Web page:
The effects of state policies on the location of industry: evidence from state borders
This paper provides new evidence that state policies play a role in the location of industry. The paper classifies a state as pro-business or anti-business depending upon whether or not the state has a right-to-work law. The paper finds that, on average, there is a large abrupt increase in manufacturing activity when crossing a state border from an anti-business state into a pro-business state.
|Date of creation:||1996|
|Date of revision:|
|Publication status:||Published in Journal of Political Economy (Vol. 106, No. 4, August 1998, pp. 667-705)|
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Please report citation or reference errors to , or , if you are the registered author of the cited work, log in to your RePEc Author Service profile, click on "citations" and make appropriate adjustments.:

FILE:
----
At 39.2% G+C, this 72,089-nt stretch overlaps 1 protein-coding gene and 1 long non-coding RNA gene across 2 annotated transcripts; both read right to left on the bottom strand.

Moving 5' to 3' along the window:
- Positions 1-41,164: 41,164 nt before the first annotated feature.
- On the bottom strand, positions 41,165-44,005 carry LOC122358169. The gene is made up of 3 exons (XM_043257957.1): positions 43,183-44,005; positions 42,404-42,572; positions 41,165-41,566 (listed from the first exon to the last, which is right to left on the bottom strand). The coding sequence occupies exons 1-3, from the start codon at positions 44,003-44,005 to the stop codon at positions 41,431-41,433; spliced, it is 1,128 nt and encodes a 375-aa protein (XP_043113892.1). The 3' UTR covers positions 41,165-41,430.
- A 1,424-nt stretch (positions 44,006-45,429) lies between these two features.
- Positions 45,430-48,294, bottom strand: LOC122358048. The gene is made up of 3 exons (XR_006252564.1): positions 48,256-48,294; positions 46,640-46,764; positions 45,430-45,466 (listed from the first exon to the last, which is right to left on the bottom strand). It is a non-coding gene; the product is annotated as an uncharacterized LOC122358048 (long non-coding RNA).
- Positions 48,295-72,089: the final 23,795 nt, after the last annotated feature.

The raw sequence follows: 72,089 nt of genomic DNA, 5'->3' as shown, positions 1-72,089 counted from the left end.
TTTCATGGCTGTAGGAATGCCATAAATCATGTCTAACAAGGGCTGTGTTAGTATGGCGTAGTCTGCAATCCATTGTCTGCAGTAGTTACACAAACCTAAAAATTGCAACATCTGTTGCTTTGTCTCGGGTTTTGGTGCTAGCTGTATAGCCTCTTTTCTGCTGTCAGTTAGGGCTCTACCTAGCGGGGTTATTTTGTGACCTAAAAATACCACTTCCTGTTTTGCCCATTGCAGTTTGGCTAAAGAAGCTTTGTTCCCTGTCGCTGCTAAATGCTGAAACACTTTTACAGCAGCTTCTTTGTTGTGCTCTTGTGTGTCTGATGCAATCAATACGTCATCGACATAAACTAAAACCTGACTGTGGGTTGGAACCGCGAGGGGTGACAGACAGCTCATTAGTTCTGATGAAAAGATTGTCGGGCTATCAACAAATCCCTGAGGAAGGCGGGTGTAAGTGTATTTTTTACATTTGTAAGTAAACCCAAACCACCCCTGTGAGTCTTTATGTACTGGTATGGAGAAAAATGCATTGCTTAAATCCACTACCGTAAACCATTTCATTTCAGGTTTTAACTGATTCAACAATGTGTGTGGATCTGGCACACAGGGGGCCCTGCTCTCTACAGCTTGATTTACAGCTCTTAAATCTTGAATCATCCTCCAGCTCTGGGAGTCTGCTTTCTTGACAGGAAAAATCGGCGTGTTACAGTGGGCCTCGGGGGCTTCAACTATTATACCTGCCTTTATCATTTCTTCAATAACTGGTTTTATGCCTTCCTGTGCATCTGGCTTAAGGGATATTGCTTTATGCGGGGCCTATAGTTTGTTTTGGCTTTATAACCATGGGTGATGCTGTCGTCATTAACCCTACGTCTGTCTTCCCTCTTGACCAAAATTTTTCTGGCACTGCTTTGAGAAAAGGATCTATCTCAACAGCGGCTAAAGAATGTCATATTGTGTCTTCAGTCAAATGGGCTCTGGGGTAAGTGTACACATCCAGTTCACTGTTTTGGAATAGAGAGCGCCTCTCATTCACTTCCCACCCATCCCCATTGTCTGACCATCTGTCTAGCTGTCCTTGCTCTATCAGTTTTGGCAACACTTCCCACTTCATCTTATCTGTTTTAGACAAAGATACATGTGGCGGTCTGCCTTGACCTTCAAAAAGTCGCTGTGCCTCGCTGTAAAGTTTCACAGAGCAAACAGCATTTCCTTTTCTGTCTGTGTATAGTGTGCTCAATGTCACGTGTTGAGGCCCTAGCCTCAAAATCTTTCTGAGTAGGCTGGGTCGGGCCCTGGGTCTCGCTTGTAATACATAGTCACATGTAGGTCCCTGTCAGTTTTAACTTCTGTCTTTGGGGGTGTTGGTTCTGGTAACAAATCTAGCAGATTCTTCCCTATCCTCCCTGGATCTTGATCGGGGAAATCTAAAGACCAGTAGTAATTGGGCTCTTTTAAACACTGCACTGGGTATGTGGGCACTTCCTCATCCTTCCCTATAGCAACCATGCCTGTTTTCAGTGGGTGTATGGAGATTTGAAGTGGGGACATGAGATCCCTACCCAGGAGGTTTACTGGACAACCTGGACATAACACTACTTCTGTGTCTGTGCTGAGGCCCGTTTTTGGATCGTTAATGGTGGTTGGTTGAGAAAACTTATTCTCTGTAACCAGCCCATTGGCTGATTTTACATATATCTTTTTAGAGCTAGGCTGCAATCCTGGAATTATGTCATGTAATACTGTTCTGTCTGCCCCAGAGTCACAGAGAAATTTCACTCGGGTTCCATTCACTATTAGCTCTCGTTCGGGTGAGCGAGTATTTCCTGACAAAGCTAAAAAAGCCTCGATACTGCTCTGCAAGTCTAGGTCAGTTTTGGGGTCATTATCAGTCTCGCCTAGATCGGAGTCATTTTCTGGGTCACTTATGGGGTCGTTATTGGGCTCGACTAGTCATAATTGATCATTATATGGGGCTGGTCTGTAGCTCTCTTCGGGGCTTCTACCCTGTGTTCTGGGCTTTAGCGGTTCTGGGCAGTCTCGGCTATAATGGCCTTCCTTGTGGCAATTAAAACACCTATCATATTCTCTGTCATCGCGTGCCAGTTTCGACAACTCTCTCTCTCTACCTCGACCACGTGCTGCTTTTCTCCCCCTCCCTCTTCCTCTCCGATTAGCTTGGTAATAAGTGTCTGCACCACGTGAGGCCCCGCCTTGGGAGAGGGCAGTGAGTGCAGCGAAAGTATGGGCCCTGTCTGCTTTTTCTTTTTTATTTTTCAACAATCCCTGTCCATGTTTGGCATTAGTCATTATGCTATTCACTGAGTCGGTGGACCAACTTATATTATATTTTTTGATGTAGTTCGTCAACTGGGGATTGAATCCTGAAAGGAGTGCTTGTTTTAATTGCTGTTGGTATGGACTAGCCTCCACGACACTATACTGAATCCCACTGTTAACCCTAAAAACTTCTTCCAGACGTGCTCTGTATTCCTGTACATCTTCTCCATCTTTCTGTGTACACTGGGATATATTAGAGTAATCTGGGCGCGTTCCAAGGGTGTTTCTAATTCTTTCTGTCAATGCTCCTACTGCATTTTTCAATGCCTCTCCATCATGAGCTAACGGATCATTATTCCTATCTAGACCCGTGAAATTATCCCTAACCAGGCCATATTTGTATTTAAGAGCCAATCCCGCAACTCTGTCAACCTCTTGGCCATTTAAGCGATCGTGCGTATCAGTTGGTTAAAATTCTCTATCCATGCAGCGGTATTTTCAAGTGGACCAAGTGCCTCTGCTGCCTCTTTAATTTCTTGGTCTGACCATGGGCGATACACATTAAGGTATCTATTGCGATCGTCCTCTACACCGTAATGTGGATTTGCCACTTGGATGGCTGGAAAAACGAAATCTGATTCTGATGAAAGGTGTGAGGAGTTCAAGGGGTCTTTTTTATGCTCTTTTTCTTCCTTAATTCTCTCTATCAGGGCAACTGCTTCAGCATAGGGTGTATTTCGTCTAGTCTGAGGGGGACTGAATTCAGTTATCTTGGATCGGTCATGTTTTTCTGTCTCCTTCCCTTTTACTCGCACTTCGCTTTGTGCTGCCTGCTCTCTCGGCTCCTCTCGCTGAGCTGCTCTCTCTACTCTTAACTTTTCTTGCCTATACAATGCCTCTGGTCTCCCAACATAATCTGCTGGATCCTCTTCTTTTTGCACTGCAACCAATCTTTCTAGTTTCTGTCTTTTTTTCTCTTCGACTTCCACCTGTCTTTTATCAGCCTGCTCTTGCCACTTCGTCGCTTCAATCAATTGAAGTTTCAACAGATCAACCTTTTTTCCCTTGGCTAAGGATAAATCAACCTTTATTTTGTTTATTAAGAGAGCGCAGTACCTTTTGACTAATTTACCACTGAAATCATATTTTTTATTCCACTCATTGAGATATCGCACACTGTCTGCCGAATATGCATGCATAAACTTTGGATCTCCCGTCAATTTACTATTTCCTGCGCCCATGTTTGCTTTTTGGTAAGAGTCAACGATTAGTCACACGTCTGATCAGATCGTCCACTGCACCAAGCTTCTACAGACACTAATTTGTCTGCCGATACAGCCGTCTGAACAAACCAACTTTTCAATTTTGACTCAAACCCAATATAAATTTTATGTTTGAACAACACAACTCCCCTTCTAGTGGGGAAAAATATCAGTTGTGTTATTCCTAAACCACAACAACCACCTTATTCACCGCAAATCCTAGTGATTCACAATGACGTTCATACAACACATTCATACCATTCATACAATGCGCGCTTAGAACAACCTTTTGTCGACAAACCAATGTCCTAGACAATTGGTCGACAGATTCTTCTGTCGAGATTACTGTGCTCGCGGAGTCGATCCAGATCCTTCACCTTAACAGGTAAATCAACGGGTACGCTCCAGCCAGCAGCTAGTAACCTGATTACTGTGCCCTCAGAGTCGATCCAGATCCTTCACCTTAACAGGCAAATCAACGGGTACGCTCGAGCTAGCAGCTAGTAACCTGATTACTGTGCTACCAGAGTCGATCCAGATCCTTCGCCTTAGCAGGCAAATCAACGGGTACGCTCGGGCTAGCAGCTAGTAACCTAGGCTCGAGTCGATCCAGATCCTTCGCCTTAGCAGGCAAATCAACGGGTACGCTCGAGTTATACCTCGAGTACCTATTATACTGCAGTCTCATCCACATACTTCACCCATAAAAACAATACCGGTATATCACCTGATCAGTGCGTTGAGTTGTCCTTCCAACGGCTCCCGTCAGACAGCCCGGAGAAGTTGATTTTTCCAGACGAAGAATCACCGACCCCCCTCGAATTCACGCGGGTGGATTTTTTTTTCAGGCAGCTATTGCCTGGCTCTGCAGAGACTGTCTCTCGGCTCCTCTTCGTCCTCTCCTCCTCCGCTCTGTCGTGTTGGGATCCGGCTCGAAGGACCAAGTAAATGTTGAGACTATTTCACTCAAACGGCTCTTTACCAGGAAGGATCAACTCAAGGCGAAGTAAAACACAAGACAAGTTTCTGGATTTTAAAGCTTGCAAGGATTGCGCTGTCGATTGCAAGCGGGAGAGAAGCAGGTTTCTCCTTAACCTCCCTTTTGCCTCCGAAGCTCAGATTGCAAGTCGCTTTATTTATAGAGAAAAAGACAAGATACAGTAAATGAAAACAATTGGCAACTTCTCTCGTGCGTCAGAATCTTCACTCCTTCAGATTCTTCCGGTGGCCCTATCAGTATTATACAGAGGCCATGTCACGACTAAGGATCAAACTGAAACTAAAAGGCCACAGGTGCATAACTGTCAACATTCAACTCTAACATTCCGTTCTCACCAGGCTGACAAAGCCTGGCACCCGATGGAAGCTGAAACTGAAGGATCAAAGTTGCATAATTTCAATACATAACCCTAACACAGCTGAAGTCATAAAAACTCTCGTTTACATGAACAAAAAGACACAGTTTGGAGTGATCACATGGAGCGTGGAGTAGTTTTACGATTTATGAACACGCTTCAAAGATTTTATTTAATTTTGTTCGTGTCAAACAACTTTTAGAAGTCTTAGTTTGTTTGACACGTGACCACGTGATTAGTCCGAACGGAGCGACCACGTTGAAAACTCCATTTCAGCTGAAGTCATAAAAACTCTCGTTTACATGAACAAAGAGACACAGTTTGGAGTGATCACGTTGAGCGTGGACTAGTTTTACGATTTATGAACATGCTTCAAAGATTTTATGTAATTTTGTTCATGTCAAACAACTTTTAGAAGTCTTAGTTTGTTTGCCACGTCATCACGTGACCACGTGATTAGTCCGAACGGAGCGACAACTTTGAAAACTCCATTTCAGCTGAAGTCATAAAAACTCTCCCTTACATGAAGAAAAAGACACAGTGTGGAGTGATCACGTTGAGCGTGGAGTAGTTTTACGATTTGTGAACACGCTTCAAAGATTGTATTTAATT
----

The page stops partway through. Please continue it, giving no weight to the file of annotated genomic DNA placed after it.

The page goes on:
- Timothy J. Bartik, 2003. "Local Economic Development Policies," Upjohn Working Papers and Journal Articles 03-91, W.E. Upjohn Institute for Employment Research.
- Thomas J. Holmes, 1999.
"Localization Of Industry And Vertical Disintegration,"
The Review of Economics and Statistics,
MIT Press, vol. 81(2), pages 314-325, May.
- Thomas J. Holmes, 1995. "Localization of industry and vertical disintegration," Staff Report 190, Federal Reserve Bank of Minneapolis.
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